A Vegetable That Requires a Little Extra Work Is Worth It
All hail the artichoke
I’ve been looking forward to artichoke season since Mark name-dropped them in his travel writing about Rome. (If you missed the favorite travel dishes discussion, you can check it out here.) While we’re a bit away from the season on the unseasonably cold East Coast, scenes from Italian Instagram have been flashing farmers market beauties for several weeks, while over in California, it seems like artichoke season is just about now.
In-season stuff is great, of course, but Mark says that frozen ones are just fine. The other nice thing about frozen is that the work is done for you: No need to trim tops and leaves or scoop out the choke. I *do* love ingredients that require a bit of labor — lobsters and oysters fall in that category — and though I’m probably wrong, I think those kinds of ingredients taste better, or at the very least, work up an appetite.
Speaking of work: This week, we’ve got mildly labor-intensive (but fun) parmesan-infused noodles made from scratch that you’ll likely want to save for the weekend. In addition, we have a budget-friendly recipe for artichoke dip, stewed artichokes with beans and peas, as well as braised artichoke hearts with ham, wine, and lemon that you can easily make vegetarian.
Makes: 6 to 8 servings
Time: 10 minutes
A lighter, potentially vegan version of the party favorite, which usually includes quite a bit of mayonnaise. You won’t miss it. In a pinch, you can use canned or jarred artichokes here, provided they’re packed in brine, not marinade; drain and rinse them well.
1 thick slice day-old bread
1 cup warmed vegetable stock, milk, or water, plus more as needed
2 tablespoons olive oil, plus more if needed
1 cup shelled walnuts
2 cloves garlic, peeled
8 ounces cooked artichoke hearts (about 4 large, or use frozen)
1 tablespoon fresh lemon juice or to taste
Salt and pepper
1. Put the bread in a bowl and saturate it with some of the stock. Squeeze the bread to drain off excess liquid. Put the bread in a food processor with the oil, nuts and garlic. Process the walnuts are ground. Then with the machine running, pour in enough of the remaining liquid and more oil to form a creamy sauce.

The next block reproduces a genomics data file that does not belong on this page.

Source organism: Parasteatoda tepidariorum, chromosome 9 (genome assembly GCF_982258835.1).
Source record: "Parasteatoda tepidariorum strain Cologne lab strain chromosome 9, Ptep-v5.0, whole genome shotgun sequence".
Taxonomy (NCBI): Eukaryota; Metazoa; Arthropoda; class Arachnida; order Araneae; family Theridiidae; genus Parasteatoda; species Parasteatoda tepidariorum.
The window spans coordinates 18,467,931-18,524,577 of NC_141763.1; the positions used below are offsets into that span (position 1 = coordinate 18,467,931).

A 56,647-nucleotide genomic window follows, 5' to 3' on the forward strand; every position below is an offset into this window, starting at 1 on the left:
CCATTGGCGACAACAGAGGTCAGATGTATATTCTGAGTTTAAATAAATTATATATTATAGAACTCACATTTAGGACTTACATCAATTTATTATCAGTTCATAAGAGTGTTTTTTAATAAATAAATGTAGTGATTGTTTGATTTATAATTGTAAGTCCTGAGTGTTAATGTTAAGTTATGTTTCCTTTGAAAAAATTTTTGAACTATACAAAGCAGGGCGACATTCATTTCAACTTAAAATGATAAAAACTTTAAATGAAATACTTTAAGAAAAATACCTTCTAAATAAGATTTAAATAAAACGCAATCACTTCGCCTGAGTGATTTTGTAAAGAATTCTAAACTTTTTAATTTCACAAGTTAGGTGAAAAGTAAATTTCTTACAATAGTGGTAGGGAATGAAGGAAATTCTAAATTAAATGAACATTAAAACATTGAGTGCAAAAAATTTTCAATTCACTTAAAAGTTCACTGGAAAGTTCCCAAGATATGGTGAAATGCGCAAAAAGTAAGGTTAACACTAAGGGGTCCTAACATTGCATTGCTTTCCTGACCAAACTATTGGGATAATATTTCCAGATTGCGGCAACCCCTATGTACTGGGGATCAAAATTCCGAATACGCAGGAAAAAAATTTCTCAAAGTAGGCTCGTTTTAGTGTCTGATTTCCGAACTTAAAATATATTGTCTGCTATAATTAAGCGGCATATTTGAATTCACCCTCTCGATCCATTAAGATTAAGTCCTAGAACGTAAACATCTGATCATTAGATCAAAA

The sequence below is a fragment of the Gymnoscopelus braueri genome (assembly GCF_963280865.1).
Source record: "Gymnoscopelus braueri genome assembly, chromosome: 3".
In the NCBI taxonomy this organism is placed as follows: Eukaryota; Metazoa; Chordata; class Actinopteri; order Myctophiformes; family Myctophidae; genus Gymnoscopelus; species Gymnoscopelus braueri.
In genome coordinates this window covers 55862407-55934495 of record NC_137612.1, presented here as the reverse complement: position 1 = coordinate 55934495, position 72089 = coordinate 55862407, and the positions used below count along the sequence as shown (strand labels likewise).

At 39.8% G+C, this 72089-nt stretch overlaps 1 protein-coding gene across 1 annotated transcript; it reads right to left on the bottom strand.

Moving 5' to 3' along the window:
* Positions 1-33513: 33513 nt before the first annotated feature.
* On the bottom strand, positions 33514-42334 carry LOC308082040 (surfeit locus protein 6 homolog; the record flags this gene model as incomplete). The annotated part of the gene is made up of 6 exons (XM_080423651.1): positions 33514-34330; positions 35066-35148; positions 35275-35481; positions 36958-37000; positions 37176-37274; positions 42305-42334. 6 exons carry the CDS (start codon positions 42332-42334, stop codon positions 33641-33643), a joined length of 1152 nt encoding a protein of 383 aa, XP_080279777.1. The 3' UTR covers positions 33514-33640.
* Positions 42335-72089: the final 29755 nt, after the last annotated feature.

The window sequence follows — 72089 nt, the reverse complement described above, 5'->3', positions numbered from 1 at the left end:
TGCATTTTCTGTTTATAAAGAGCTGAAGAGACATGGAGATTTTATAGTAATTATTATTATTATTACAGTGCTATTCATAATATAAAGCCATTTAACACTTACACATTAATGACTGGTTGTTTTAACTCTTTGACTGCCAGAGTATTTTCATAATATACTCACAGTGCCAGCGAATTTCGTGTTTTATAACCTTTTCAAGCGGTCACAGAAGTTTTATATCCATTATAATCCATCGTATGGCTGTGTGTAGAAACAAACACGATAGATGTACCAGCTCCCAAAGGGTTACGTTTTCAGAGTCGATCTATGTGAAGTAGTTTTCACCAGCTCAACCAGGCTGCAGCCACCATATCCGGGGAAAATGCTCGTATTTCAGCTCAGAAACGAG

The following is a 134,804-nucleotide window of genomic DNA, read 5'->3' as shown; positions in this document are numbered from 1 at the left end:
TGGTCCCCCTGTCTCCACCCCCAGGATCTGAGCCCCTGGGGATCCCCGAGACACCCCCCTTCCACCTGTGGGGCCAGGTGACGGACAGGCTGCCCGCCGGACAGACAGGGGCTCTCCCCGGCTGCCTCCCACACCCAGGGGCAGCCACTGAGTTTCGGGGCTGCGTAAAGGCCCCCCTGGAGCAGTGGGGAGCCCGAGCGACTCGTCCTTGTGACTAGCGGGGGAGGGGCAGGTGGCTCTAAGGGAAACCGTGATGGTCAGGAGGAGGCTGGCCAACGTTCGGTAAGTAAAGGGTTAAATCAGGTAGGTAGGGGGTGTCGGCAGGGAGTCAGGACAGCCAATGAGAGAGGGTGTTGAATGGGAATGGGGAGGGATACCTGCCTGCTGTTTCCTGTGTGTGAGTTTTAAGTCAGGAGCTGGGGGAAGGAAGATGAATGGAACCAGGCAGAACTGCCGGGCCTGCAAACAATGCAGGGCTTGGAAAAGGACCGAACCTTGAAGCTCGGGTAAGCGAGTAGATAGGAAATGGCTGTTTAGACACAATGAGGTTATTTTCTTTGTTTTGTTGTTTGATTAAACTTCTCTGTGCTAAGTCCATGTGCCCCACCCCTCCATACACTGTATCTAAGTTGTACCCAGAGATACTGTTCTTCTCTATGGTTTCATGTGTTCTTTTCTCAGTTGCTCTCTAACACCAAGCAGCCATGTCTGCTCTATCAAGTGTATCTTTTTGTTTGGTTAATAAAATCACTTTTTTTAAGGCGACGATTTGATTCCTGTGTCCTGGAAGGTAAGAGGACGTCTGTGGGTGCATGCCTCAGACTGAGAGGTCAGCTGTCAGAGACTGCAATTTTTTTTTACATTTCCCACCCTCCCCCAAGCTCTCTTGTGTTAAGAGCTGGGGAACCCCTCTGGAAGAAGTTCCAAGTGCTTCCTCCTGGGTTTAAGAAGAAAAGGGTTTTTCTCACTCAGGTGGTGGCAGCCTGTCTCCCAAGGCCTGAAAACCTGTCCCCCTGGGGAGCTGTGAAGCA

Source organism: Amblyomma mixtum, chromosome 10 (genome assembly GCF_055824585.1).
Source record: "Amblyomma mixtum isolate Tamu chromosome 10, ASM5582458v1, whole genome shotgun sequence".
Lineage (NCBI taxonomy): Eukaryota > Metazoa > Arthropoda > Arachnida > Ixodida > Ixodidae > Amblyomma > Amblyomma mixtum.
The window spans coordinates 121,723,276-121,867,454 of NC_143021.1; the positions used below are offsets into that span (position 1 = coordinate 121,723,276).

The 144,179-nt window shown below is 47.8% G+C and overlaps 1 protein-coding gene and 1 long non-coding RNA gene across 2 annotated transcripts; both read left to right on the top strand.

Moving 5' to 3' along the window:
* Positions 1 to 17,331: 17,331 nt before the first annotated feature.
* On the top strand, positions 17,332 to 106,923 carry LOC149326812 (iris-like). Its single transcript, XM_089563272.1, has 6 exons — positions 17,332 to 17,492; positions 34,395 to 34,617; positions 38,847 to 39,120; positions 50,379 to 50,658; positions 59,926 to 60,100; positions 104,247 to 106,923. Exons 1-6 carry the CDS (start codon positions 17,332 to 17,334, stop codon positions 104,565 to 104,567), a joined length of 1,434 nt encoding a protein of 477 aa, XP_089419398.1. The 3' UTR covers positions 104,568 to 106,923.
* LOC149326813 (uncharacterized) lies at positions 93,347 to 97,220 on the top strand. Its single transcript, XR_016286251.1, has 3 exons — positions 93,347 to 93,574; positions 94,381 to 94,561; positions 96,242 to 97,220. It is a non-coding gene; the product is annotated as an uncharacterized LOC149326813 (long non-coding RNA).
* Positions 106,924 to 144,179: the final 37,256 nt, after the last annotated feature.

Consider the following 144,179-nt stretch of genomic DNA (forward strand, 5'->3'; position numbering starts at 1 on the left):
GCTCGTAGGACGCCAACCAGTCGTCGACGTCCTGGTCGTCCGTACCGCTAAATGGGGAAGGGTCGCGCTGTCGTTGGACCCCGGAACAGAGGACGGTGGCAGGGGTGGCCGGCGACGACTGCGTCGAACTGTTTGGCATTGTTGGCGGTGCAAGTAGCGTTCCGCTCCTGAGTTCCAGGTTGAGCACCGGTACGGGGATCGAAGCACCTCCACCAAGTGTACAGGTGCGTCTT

2. Add the artichokes and pulse the machine until they are chopped and integrated but not pureed. Stir in the lemon juice and some salt and pepper. serve right away or cover and refrigerate for up to 2 days.
Parmesan Artichoke Dip. Still lighter than the usual mayonnaise-laden version: In step 2, add 1/2 cup grated parmesan cheese with the lemon juice. Transfer to a heatproof serving dish and run under the broiler until the top is browned in spots.
Read on for:
Braised Artichoke Hearts with Ham, Wine, and Lemon
Parmesan-Infused Noodles with Shaved Artichoke Hearts
And the best stewed artichokes around
Stewed Artichokes with Beans and Peas
Makes: 4 servings
Time: 1 hour
This is a classic combination of Italian spring vegetables but it’s also a template of Italian spring vegetables, but it’s also a template for stewing any fresh veggies you like in olive oil. If you cannot get small artichokes — those so small they have no choke, so you can simply trim and quarter them — get frozen artichoke hearts. If you cannot get favas, get limas; here, too, frozen are OK, and same for the peas. This stew makes a good sauce for cut pasta, like penne.
Other vegetables you can prepare this way: This is a nearly universal recipe; almost anything you think of will work here, from spinach to potatoes to asparagus, as long as you adjust the cooking time accordingly. Mix and match as you like.